Preoperative prediction of postoperative urinary retention in lumbar surgery: a comparison of regression to multilayer neural network

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  • 1 Lillian S. Wells Department of Neurosurgery,
  • | 2 Departments of Neurology and Neurosurgery, and
  • | 3 Department of Anesthesiology, University of Florida, Gainesville, Florida
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OBJECTIVE

Postoperative urinary retention (POUR) is a common complication after spine surgery and is associated with prolongation of hospital stay, increased hospital cost, increased rate of urinary tract infection, bladder overdistention, and autonomic dysregulation. POUR incidence following spine surgery ranges between 5.6% and 38%; no reliable prediction tool to identify those at higher risk is available, and that constitutes an important gap in the literature. The objective of this study was to develop and validate a preoperative risk model to predict the occurrence of POUR following routine elective spine surgery.

METHODS

The authors conducted a retrospective chart review of consecutive adults who underwent lumbar spine surgery between June 1, 2017, and June 1, 2019. Patient characteristics, preexisting ICD-10 codes, preoperative pain and opioid use, preoperative alpha-1 blocker use, details of surgical planning, development of POUR, and management strategies were abstracted from electronic medical records. A binomial logistic model and a multilayer perceptron (MLP) were optimized using training and validation sets. The models’ performance was then evaluated on model-naïve patients (not a part of either cohort). The models were then stacked to take advantage of each model’s strengths and to avoid their weaknesses. Four additional models were developed from previously published models adjusted to include only relevant factors (i.e., factors known preoperatively and applied to the lumbar spine).

RESULTS

Overall, 891 patients were included in the cohort, with a mean of 59.6 ± 15.5 years of age, 52.7% male, BMI 30.4 ± 6.4, American Society of Anesthesiologists class 2.8 ± 0.6, and a mean of 5.6 ± 5.7 comorbidities. The rate of POUR was found to be 25.9%. The two models were comparable, with an area under the curve (AUC) of 0.737 for the regression model and 0.735 for the neural network. By combining the two models, an AUC of 0.753 was achieved. With a regression model probability cutoff of 0.24 and a neural network cutoff of 0.23, maximal sensitivity and specificity were achieved, with specificity 68.2%, sensitivity 72.9%, negative predictive value 88.2%, and positive predictive value 43.4%. Both models individually outperformed previously published models (AUC 0.516–0.645) when applied to the current data set.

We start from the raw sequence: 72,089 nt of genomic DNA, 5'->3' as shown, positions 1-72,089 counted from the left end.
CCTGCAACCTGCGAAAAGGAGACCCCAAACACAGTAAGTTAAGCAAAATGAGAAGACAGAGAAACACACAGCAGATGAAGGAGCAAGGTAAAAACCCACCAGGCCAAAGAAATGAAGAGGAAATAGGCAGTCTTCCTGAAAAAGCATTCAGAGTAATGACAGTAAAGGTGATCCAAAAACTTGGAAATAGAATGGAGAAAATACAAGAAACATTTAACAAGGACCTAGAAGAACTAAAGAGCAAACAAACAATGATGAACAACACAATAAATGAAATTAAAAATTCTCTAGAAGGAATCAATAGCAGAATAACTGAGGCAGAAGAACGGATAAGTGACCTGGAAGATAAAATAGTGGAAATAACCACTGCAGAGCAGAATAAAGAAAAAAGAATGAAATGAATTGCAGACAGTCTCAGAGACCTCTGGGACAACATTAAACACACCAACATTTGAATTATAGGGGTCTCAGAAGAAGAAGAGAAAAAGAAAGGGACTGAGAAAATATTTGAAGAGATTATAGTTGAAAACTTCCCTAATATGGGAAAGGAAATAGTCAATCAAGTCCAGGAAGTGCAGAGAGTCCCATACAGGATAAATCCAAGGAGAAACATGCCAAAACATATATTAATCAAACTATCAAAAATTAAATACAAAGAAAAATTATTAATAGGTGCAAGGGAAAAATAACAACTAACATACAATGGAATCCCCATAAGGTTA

CONCLUSIONS

This predictive model can be a powerful preoperative tool in predicting patients who will be likely to develop POUR. By using a combination of regression and neural network modeling, good sensitivity, specificity, and NPV are achieved.

ABBREVIATIONS

ASA = American Society of Anesthesiologists; AUC = area under the curve; BMI = body mass index; LOS = length of stay; MLP = multilayer perceptron; NPV = negative predictive value; POUR = postoperative urinary retention; PPV = positive predictive value; UTI = urinary tract infection.

Supplementary Materials

    • Supplementary Materials (ZIP 4.96 MB)

Illustrations from Hubbe et al. (pp 160–163). Copyright Ioannis Vasilikos and Roberto Ferrarese. Published with permission.

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